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Heat-Conducting Nanoparticles in the U.S.

Image credits: news.mit.edu

There are billions of small transistors crammed inside computer chips, which enable powerful computing but also generate a great deal of heat. The accumulation of heat in a computer processor can reduce its performance and reliability. Engineers use heat sinks, sometimes in conjunction with fans or liquid cooling systems, to keep chips cool; nevertheless, these technologies frequently demand a great deal of energy to run.

Massachusetts Institute of Technology (MIT) researchers have taken a different method. They devised an algorithm and software system that can autonomously construct a nanoscale material capable of conducting heat in a certain manner, such as by channelling heat in only one direction. Because these materials are measured in nanometers (a human hair is around 80,000 nanometers broad), they could be employed in computer chips that can naturally disperse heat due to the geometry of the material.

The researchers created their method by adopting computational approaches normally used to generate big structures to produce nanoscale materials with specified thermal properties. They made a material that can move heat in a preferred direction (this is called “thermal anisotropy”) and another that can turn heat into electricity in an efficient way. At MIT.nano, they are using the second design to make a nanostructured silicon device for recovering heat from waste heat.

Scientists usually use a mix of guesswork and trial and error to figure out how to improve the way a nanomaterial conducts heat. Instead, a person could put the thermal properties they want into a software system and get a design that can achieve those properties and could be made.

In addition to making computer chips that can get rid of heat, this method could also be used to make thermoelectric materials, which efficiently turn heat into electricity. The lead author, Giuseppe Romano, is a research scientist at MIT’s Institute for Soldier Nanotechnology and a member of the MIT-IBM Watson AI Lab. He says that these materials could use the waste heat from a rocket’s engines to help power a spacecraft.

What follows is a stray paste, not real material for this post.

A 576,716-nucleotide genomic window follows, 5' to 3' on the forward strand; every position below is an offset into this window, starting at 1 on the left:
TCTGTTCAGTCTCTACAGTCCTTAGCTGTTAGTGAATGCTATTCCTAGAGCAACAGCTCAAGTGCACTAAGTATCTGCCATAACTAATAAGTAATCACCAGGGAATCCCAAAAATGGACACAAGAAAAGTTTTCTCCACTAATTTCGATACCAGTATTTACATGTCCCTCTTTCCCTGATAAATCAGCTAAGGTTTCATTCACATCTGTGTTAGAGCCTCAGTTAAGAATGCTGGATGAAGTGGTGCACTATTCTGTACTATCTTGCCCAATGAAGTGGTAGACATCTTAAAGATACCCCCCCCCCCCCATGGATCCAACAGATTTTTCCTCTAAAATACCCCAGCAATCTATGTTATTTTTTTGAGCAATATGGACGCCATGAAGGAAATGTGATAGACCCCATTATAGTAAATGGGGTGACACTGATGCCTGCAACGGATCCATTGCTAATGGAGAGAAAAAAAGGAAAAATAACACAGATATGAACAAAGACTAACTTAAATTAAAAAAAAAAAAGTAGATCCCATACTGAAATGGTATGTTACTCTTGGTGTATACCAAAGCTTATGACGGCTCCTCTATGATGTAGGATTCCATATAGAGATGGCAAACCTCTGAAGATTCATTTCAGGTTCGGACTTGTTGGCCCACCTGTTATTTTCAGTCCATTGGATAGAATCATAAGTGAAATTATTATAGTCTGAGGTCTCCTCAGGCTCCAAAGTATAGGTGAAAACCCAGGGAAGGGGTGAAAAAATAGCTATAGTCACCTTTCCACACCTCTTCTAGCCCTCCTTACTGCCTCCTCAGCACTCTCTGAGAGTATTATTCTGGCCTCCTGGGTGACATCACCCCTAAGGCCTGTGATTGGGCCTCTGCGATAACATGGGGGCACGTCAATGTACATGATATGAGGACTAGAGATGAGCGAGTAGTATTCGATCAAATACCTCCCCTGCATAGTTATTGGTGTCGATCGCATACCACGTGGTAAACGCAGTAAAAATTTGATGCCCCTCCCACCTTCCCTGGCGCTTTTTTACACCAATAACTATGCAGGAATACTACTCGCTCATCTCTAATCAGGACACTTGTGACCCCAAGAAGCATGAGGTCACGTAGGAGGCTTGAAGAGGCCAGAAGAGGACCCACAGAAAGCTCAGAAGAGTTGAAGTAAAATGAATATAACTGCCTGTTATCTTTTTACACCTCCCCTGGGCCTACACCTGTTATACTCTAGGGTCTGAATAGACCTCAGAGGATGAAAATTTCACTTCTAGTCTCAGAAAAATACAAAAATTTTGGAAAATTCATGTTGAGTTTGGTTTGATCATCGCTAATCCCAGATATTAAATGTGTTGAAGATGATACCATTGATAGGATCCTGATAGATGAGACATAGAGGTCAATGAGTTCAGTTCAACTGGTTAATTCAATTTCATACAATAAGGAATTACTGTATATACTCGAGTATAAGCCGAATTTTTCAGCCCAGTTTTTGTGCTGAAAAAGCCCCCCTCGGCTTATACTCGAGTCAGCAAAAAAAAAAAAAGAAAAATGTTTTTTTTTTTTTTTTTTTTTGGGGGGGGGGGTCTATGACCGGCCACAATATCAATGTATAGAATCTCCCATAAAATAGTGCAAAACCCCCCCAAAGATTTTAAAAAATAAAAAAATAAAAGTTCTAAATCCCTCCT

Heat moves through semiconductors by way of vibrations. When molecules get hotter, they vibrate faster, which makes nearby groups of molecules start to vibrate, and so on. This moves heat through a material like a crowd of baseball fans doing “the wave.” At the level of the atom, these vibrational waves are turned into discrete packets of energy called “phonons.”

The ability to modify how heat can go through a material by making some portions of these structures too thin for phonons to pass through is theoretically possible. However, there are almost innumerable configurations, so it would have been incredibly impossible to arrange them for specified thermal qualities simply using intuition.

Hence, the researchers developed a novel technique, known as the transmission interpolation method, that allows these extremely complex equations to behave in a manner that the algorithm can manage. Using this technology, the computer may deform the material distribution constantly and smoothly until it obtains the necessary thermal characteristics, as opposed to testing each pixel individually.

The researchers also developed an open-source software system and a web application that allow users to input their desired thermal parameters and receive a nanoscale material structure that can be manufactured. The researchers believe that making the system open source will encourage other scientists to contribute to this field of study.

With this new instrument in hand, the researchers are investigating other materials, such as metal alloys, that can be tuned using this technique, which could open the door to new uses. Additionally, they are investigating strategies for optimising heat conductivity in three dimensions, not just horizontally and vertically.

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